While some local grocers say that proposed changes to the province’s liquor laws that would allow liquor sales in grocery outlets would be a positive change, owners of privately owned liquor stores aren’t so happy about the idea.
MLA and Parliamentary Secretary, John Yap, recently presented the government with the results of his review of B.C.’s liquor laws, including a number of recommendations that have mostly been kept under wraps pending parliamentary review.
The one issue that reportedly had the most support, allowing liquor sales in grocery stores similar to other provinces across the country and in the U.S., was apparently popular enough to warrant early release to the media.
James Ferraro of Ferraro Foods says that the idea sounds like a “win-win” situation.
“They haven’t passed the law yet but if they do we’re definitely going for it,” he said. “I think our customers are expecting it. We’d probably be aiming for a speciality market, we won’t be going for $100 bottles of wine or anything but a good $17 or $18 wine that would compliment our food offerings.”
However, what some see as a boon sounds like doom to others.
“It’ll shut us down,” said Roy Benedict, owner of the Benedict’s Steakhouse and Tunnel Pub and private liquor store in Annable. “It’s just big business, we don’t have any choice in the matter. It doesn’t matter what we say or how many times we say it, they’re just going to go ahead anyway. We just have to take the punches and roll with them.”
Yap has been busy holding a series of stakeholder meetings across the province with interest groups ranging from the B.C. Association of Chiefs of Police to the B.C. Restaurant and Foodservices Association, to MADD Canada and beyond, some 65 meetings in all, as part of the Liberal government’s attempt to modernize the province’s liquor laws.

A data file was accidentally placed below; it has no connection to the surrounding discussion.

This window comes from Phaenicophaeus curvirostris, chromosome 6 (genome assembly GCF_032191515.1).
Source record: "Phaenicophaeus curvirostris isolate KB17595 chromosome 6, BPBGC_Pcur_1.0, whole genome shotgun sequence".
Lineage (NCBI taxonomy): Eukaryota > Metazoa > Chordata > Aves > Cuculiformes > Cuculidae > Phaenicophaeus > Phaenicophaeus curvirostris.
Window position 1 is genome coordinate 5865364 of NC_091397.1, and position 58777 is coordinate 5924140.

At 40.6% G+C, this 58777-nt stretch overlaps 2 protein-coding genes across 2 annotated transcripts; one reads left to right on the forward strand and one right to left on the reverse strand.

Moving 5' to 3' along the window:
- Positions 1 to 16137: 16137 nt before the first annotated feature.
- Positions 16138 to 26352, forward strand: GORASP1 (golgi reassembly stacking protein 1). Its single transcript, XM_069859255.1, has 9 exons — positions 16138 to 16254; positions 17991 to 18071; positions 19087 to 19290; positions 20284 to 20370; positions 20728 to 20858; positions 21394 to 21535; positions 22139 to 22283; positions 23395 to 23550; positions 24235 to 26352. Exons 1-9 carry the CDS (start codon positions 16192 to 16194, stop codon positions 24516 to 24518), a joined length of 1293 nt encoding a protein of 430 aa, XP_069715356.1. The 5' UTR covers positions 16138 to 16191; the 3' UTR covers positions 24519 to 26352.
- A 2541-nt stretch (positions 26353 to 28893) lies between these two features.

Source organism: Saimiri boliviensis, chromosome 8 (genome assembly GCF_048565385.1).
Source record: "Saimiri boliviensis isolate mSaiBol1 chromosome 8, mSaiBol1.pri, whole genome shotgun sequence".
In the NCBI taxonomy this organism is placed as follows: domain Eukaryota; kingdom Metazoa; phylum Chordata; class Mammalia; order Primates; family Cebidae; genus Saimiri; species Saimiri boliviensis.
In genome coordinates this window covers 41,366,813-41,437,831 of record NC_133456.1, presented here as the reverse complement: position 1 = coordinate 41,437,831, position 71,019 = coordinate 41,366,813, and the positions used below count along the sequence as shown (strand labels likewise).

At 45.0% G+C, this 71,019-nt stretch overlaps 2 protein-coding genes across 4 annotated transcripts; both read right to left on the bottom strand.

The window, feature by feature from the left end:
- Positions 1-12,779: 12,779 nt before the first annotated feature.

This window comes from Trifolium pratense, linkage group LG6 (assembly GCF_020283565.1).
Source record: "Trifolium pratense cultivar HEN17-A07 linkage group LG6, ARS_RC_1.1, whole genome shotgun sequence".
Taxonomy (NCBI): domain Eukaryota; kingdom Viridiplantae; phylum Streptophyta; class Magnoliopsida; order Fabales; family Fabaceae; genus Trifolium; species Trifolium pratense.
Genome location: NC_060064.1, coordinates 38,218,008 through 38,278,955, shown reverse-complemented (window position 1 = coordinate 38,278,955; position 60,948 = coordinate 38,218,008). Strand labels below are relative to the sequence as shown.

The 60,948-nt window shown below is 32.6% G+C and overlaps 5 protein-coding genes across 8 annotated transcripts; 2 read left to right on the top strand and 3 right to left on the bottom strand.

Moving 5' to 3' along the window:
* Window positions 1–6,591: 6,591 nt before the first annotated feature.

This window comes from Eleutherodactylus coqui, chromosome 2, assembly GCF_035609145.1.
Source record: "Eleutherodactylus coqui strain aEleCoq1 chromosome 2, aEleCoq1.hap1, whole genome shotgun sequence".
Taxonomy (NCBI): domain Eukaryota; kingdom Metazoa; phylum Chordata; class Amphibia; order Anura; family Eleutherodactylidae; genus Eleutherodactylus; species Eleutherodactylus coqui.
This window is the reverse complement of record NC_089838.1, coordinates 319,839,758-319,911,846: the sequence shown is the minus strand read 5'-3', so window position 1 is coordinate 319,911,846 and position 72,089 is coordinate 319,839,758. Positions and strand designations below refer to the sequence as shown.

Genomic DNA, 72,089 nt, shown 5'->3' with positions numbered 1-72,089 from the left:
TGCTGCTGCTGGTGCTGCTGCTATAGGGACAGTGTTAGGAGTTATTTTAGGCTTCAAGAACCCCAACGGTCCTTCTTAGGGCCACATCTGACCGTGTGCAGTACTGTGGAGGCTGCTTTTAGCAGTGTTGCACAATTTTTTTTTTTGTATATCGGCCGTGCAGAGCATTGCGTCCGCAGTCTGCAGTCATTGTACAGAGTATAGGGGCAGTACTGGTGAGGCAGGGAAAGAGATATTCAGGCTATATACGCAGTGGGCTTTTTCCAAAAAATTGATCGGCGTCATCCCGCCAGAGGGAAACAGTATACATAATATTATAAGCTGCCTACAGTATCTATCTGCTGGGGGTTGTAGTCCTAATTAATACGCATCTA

“During the B.C. Liquor Policy Review, I heard loud and clear that today’s retail model has not kept pace with consumer expectations,” said Yap in a recent press release.
“British Columbians lead busy lives and my final report makes several recommendations that will bring greater convenience to citizens, including moving to a model that will allow shoppers to pick up a bottle of wine or six-pack with their groceries.”
As well as recommending grocery store liquor sales, Yap also offered supporting recommendations that B.C. should maintain the current cap on the total number of retail outlets in the province, that the new law requires that liquor be kept separate from grocery products, and that the province should adopt a gradual, phased-in approach to the new retail model.
Other steps by the government since 2012 has seen the allowance of liquor in theatres, allowing distillers and brewers to provide on-site lounges and special event areas, and allowing B.C. Residents to import wine for personal consumption from other provinces in Canada.
Katrine Conroy, MLA for Kootenay West, finds the drive for grocery store liquor sales curious.
“Whenever I talked to people I’ve rarely heard anyone say they wanted to buy liquor in grocery stores,” she said. “They wanted to go out for lunch or dinner at a local pub and have their whole family go with them. I’m really curious, I’d like to see the numbers, where this is coming from, who is actually driving this.”
Among other questions around the process, Conroy’s concerns are more focussed on the existing store owners and employees.
“I wonder about the people who have bought into beer and wine stores and have invested hundreds of thousands of dollars into their businesses and how it will affect them,” she said. “In rural B.C. we have to support the small businesses we have and the government run liquor stores that actually pay a family-supporting wage, where the employees make enough to pay the taxes that pay for our schools and hospitals. I don’t see this idea working that well.”